Everyone knows (or at least should know) that Riga, Vilnius and Tallinn are picturesque and fascinating, but all too often visitors don’t venture further into the surrounding countries. New feature Under the Radar will highlight those alluring, unusual or intriguing places in Estonia, Latvia and Lithuania which rarely appear on tourists’ (or sometimes even locals’) itineraries. We begin with regular contributor Geoff Chester, who tells us why the town of Ķemeri in Latvia deserves your attention.

When locals think of resort towns in the Baltic, the spa town of Druskininkai in Lithuania, and the beach resorts of Pärnu in Estonia and Jūrmala in Latvia are the most eminent.
If, however, somebody was asked about that before 1940, a rather different alternative would have been presented for Latvia: a once-grand town called Ķemeri, now a declining district of Jūrmala more renowned for the national park on its outskirts than for the sulphur springs which used to give it a competitive edge over its rivals in the region. Its medicinal water attracted thousands of tourists from all over the Russian Empire, thereby warranting the town a direct train line to Moscow, and, from 1912-1915, an electric tram line connecting it to the seaside. Even the First World War (the front line existed nearby from 1915 to 1917) didn’t end Ķemeri’s meteoric rise, and the town maintained immense popularity in the interwar period as a honeymoon spot, with one of independent Latvia’s grandest pieces of architecture, Eižens Laube’s Ķemeri Hotel, which dominates the town’s skyline even today.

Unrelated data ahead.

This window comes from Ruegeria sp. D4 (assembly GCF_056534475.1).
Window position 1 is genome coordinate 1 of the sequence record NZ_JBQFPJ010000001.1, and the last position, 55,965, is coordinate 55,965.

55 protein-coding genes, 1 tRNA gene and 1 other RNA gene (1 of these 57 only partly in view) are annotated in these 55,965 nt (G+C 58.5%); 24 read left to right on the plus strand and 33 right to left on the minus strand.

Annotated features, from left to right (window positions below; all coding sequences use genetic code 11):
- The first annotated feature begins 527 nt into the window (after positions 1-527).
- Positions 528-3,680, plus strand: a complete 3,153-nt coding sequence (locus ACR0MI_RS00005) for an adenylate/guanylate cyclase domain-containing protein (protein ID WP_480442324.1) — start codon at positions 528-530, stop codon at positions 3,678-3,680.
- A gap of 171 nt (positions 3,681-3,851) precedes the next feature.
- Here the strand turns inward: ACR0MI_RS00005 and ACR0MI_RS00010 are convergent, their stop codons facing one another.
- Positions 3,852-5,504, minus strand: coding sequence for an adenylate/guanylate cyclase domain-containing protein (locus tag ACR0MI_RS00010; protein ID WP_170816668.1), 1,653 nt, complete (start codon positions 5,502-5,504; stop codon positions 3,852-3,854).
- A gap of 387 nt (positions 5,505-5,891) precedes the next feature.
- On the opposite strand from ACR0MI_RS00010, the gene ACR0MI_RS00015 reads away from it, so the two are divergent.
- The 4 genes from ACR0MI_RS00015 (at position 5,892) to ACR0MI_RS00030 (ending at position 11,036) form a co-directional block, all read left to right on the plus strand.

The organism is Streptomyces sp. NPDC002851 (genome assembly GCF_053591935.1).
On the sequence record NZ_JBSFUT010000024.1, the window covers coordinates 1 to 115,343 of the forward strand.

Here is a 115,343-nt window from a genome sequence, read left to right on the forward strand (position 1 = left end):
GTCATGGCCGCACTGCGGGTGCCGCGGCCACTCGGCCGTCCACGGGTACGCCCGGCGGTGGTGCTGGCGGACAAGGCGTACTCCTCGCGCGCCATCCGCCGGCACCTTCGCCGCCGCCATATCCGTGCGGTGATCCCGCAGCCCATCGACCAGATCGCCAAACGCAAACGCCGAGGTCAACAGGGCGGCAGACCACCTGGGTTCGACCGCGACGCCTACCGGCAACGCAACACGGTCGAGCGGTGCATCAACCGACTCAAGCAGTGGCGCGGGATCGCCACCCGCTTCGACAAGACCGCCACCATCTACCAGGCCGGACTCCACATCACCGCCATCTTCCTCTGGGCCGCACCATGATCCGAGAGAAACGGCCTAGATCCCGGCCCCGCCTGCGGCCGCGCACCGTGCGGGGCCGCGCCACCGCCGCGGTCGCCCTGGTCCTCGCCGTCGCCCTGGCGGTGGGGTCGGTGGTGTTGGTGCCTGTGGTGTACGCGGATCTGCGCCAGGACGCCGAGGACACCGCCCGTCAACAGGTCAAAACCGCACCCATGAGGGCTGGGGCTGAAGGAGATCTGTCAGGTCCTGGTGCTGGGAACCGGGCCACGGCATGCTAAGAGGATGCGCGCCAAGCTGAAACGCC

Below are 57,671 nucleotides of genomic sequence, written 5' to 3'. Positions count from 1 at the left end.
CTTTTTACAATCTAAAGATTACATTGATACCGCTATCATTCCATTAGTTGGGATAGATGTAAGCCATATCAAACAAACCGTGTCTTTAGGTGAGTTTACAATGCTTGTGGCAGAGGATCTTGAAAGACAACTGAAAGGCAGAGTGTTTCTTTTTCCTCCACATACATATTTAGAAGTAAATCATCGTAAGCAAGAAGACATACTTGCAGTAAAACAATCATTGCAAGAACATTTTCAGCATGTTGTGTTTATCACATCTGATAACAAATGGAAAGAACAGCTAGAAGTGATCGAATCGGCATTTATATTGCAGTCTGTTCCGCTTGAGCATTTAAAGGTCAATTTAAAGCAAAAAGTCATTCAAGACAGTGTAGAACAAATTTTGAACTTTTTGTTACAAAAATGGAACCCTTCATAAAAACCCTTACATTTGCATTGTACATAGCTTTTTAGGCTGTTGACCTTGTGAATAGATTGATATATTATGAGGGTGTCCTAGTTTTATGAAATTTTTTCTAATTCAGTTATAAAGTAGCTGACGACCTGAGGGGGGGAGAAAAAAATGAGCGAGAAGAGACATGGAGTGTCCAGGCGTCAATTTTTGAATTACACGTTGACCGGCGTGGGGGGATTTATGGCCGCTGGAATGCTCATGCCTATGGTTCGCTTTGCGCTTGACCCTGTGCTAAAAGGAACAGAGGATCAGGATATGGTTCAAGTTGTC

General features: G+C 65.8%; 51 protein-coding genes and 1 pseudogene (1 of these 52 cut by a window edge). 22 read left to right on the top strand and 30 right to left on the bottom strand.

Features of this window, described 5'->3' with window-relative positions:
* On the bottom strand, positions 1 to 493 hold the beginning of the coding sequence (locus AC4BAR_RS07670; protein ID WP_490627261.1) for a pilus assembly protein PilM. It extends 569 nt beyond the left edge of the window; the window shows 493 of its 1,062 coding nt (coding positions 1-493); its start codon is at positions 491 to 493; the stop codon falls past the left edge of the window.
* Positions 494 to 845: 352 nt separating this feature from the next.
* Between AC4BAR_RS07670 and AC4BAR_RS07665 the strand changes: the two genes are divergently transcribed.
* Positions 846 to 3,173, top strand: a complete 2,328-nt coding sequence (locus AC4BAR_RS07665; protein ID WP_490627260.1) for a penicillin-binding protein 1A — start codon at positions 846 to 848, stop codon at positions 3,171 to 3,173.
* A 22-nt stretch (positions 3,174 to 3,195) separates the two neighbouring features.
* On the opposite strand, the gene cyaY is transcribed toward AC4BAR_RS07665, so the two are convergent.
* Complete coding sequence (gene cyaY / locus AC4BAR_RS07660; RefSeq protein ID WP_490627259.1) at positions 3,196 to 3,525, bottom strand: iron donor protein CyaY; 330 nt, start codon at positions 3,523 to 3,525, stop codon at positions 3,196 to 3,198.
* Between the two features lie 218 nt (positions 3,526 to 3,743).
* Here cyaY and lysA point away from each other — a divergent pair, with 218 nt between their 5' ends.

A postcard depicting the tram running from Ķemeri to Jaunķemeri between 1912-1915 [Image: spoki.tvnet.lv]

Sadly, the town has fallen on very hard times. The town is still filled with reminders of its illustrious past; places of worship (Orthodox, Lutheran, Catholic and Baptist) built specifically for its itinerant population, the numerous spas, now crumbling from decades of neglect (even the superficially renovated ‘White Castle’ stands empty due to the collapse of shady investment deals); the pervasive smell of rotten eggs due to the former raison d’être of this town.

Ķemeri Hotel, also known as “the White Castle” or “the White Ship”

Despite – and maybe because of – this, the town is a worthwhile day trip from Riga, and the charming monuments to the doctors who created the various sanatoriums, the dilapidated rotunda built in the 1920s on Mīlestības saliņa (the Islet of Love), the bridges and pavilions along and traversing the Vēršupīte river that flows through the park, are especially evocative in autumn, in a town which seems itself to be in a permanent state of decay.
andrejs, olga krauklis
Andrejs and Olga Krauklis take the waters at Ķemeri in the late 1930s. (Now a lizard has replaced the fish)

Ķemeri is easily reachable by any train going to Tukums from Riga.  

Geoff Chester is a history buff and a proud resident of Liepāja. He is also founder of Novus Novuss, and owner of the first Open Office/Novuss game hall in Liepāja, at Teodora Breikša iela 47.
Header image – Milestības saliņa and the former coffee pavilion/rotunda {architect Frīdrihs Skujiņš), winter 2011 [Credit – Geoff Chester]
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